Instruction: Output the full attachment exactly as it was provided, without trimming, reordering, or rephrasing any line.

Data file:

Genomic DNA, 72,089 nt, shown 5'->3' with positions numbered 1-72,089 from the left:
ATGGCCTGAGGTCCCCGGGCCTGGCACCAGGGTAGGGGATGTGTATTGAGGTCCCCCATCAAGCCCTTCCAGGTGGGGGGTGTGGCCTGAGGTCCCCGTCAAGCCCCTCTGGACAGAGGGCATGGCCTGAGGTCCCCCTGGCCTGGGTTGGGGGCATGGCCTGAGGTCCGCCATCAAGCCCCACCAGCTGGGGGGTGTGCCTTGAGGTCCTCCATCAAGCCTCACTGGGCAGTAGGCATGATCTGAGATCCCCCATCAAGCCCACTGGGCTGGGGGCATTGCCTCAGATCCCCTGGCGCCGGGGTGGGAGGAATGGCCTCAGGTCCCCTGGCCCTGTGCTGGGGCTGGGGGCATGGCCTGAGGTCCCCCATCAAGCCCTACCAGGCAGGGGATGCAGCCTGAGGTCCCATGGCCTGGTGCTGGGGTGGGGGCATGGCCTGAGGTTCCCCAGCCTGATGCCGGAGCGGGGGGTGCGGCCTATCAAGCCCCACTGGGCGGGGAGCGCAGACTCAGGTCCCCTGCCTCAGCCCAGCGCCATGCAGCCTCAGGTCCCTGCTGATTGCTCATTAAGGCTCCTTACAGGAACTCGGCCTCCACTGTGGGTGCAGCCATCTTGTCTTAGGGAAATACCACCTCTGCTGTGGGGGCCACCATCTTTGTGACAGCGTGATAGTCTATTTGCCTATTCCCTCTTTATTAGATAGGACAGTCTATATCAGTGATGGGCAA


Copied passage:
Genomic DNA, 72,089 nt, shown 5'->3' with positions numbered 1-72,089 from the left:
ATGGCCTGAGGTCCCCGGGCCTGGCACCAGGGTAGGGGATGTGTATTGAGGTCCCCCATCAAGCCCTTCCAGGTGGGGGGTGTGGCCTGAGGTCCCCGTCAAGCCCCTCTGGACAGAGGGCATGGCCTGAGGTCCCCCTGGCCTGGGTTGGGGGCATGGCCTGAGGTCCGCCATCAAGCCCCACCAGCTGGGGGGTGTGCCTTGAGGTCCTCCATCAAGCCTCACTGGGCAGTAGGCATGATCTGAGATCCCCCATCAAGCCCACTGGGCTGGGGGCATTGCCTCAGATCCCCTGGCGCCGGGGTGGGAGGAATGGCCTCAGGTCCCCTGGCCCTGTGCTGGGGCTGGGGGCATGGCCTGAGGTCCCCCATCAAGCCCTACCAGGCAGGGGATGCAGCCTGAGGTCCCATGGCCTGGTGCTGGGGTGGGGGCATGGCCTGAGGTTCCCCAGCCTGATGCCGGAGCGGGGGGTGCGGCCTATCAAGCCCCACTGGGCGGGGAGCGCAGACTCAGGTCCCCTGCCTCAGCCCAGCGCCATGCAGCCTCAGGTCCCTGCTGATTGCTCATTAAGGCTCCTTACAGGAACTCGGCCTCCACTGTGGGTGCAGCCATCTTGTCTTAGGGAAATACCACCTCTGCTGTGGGGGCCACCATCTTTGTGACAGCGTGATAGTCTATTTGCCTATTCCCTCTTTATTAGATAGGACAGTCTATATCAGTGATGGGCAA